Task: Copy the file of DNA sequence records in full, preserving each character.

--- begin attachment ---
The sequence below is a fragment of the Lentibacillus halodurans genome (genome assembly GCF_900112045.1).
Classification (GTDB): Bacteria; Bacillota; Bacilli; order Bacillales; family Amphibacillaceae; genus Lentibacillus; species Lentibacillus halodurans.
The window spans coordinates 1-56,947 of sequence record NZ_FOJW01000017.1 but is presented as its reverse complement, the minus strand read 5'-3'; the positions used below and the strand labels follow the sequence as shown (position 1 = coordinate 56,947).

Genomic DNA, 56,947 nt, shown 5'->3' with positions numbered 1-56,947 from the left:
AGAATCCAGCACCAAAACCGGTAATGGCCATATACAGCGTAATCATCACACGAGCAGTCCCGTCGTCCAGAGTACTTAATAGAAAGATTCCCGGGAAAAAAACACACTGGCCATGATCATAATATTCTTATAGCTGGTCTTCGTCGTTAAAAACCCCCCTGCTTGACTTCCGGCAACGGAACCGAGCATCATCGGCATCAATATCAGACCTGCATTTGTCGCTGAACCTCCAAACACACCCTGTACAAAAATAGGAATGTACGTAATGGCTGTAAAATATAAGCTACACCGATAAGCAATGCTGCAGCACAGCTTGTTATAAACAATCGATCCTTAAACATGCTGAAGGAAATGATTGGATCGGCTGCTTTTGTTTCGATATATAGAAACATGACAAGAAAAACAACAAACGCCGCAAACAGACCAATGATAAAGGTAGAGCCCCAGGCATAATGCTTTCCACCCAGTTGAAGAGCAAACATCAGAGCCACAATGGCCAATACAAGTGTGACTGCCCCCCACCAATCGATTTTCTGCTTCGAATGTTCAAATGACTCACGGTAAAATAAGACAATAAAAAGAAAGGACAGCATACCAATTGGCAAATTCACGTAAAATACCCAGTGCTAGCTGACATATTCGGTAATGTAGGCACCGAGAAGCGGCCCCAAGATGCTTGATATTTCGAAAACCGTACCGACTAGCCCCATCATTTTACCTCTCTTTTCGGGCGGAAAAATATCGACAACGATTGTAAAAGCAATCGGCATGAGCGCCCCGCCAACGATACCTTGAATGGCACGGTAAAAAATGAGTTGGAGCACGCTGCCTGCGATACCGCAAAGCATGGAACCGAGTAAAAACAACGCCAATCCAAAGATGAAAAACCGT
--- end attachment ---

The sequence below is a fragment of the Lentibacillus halodurans genome (genome assembly GCF_900112045.1).
Classification (GTDB): Bacteria; Bacillota; Bacilli; order Bacillales; family Amphibacillaceae; genus Lentibacillus; species Lentibacillus halodurans.
The window spans coordinates 1-56,947 of sequence record NZ_FOJW01000017.1 but is presented as its reverse complement, the minus strand read 5'-3'; the positions used below and the strand labels follow the sequence as shown (position 1 = coordinate 56,947).

Genomic DNA, 56,947 nt, shown 5'->3' with positions numbered 1-56,947 from the left:
AGAATCCAGCACCAAAACCGGTAATGGCCATATACAGCGTAATCATCACACGAGCAGTCCCGTCGTCCAGAGTACTTAATAGAAAGATTCCCGGGAAAAAAACACACTGGCCATGATCATAATATTCTTATAGCTGGTCTTCGTCGTTAAAAACCCCCCTGCTTGACTTCCGGCAACGGAACCGAGCATCATCGGCATCAATATCAGACCTGCATTTGTCGCTGAACCTCCAAACACACCCTGTACAAAAATAGGAATGTACGTAATGGCTGTAAAATATAAGCTACACCGATAAGCAATGCTGCAGCACAGCTTGTTATAAACAATCGATCCTTAAACATGCTGAAGGAAATGATTGGATCGGCTGCTTTTGTTTCGATATATAGAAACATGACAAGAAAAACAACAAACGCCGCAAACAGACCAATGATAAAGGTAGAGCCCCAGGCATAATGCTTTCCACCCAGTTGAAGAGCAAACATCAGAGCCACAATGGCCAATACAAGTGTGACTGCCCCCCACCAATCGATTTTCTGCTTCGAATGTTCAAATGACTCACGGTAAAATAAGACAATAAAAAGAAAGGACAGCATACCAATTGGCAAATTCACGTAAAATACCCAGTGCTAGCTGACATATTCGGTAATGTAGGCACCGAGAAGCGGCCCCAAGATGCTTGATATTTCGAAAACCGTACCGACTAGCCCCATCATTTTACCTCTCTTTTCGGGCGGAAAAATATCGACAACGATTGTAAAAGCAATCGGCATGAGCGCCCCGCCAACGATACCTTGAATGGCACGGTAAAAAATGAGTTGGAGCACGCTGCCTGCGATACCGCAAAGCATGGAACCGAGTAAAAACAACGCCAATCCAAAGATGAAAAACCGT